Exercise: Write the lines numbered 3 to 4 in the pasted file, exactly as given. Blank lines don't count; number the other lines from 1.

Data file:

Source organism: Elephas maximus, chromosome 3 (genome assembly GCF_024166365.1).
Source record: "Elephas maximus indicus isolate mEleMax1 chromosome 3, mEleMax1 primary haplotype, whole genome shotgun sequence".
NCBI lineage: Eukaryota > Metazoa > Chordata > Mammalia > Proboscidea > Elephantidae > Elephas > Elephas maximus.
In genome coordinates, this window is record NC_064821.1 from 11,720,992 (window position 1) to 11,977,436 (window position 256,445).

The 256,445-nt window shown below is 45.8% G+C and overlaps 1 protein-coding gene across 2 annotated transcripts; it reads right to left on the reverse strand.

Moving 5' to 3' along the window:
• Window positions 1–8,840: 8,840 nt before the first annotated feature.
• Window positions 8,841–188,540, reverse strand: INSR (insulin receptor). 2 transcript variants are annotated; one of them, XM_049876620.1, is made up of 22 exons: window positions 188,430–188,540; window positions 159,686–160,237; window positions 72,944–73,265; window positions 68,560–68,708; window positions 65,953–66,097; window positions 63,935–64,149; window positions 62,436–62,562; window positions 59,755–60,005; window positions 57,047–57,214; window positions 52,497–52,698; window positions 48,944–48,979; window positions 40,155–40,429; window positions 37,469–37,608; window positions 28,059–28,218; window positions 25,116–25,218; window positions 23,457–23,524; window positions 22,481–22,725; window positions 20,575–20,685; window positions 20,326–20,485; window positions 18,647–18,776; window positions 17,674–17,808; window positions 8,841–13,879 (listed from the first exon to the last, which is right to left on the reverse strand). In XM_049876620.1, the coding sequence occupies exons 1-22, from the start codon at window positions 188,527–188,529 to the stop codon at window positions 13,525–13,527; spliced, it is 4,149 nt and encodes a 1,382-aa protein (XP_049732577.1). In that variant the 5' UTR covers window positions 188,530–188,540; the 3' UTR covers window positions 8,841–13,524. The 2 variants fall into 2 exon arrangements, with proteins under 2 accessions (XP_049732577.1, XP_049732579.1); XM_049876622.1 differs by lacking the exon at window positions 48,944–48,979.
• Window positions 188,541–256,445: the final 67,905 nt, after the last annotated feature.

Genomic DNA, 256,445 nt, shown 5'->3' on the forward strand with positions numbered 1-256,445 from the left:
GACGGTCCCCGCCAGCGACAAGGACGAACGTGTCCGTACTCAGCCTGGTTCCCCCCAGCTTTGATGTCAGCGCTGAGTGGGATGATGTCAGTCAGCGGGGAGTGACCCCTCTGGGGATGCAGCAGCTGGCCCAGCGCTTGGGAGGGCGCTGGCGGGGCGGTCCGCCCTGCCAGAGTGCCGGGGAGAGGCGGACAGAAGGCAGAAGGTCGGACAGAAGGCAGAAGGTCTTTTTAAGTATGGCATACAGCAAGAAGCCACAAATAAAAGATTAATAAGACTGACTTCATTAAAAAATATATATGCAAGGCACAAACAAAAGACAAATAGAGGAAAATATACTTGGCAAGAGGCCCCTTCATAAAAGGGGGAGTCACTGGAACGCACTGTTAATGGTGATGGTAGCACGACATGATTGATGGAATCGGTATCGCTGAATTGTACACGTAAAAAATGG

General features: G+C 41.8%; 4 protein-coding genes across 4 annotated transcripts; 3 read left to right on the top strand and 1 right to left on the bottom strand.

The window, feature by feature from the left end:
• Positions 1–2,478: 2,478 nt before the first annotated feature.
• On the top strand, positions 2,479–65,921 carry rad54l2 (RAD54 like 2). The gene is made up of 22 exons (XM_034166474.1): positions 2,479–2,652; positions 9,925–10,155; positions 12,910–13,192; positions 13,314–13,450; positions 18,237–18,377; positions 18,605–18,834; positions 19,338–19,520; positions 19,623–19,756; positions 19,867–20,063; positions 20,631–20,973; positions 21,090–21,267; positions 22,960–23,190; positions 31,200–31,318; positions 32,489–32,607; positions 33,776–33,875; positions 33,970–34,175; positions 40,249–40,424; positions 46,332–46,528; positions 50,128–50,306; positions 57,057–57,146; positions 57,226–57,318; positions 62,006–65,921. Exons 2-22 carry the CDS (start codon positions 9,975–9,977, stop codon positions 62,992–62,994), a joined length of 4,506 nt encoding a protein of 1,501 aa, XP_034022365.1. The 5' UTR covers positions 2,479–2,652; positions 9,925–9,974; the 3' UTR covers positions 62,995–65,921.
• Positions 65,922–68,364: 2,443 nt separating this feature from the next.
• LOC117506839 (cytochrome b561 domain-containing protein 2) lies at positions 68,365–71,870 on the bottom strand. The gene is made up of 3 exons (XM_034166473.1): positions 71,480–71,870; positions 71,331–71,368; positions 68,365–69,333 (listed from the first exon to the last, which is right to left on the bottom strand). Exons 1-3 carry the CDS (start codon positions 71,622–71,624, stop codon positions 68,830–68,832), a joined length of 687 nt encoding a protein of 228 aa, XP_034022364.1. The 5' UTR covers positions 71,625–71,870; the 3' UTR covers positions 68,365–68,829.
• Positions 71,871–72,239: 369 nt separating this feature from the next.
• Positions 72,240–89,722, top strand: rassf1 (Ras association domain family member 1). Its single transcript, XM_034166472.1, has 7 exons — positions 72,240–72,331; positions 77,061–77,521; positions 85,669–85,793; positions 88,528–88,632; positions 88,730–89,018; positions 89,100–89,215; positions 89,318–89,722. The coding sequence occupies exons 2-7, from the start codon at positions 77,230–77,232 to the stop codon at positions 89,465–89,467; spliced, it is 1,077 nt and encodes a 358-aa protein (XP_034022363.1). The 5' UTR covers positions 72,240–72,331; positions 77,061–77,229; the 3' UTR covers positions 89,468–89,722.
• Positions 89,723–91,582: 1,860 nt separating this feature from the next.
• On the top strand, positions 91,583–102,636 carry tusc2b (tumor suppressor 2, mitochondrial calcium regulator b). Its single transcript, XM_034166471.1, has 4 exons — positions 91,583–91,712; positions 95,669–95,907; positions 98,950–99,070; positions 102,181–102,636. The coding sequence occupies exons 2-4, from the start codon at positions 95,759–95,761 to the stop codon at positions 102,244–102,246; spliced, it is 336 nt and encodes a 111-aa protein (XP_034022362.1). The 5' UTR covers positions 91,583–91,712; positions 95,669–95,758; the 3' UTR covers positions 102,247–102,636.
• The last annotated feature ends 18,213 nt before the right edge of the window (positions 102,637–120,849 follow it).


NCBI lineage: Eukaryota > Metazoa > Chordata > Mammalia > Proboscidea > Elephantidae > Elephas > Elephas maximus.
In genome coordinates, this window is record NC_064821.1 from 11,720,992 (window position 1) to 11,977,436 (window position 256,445).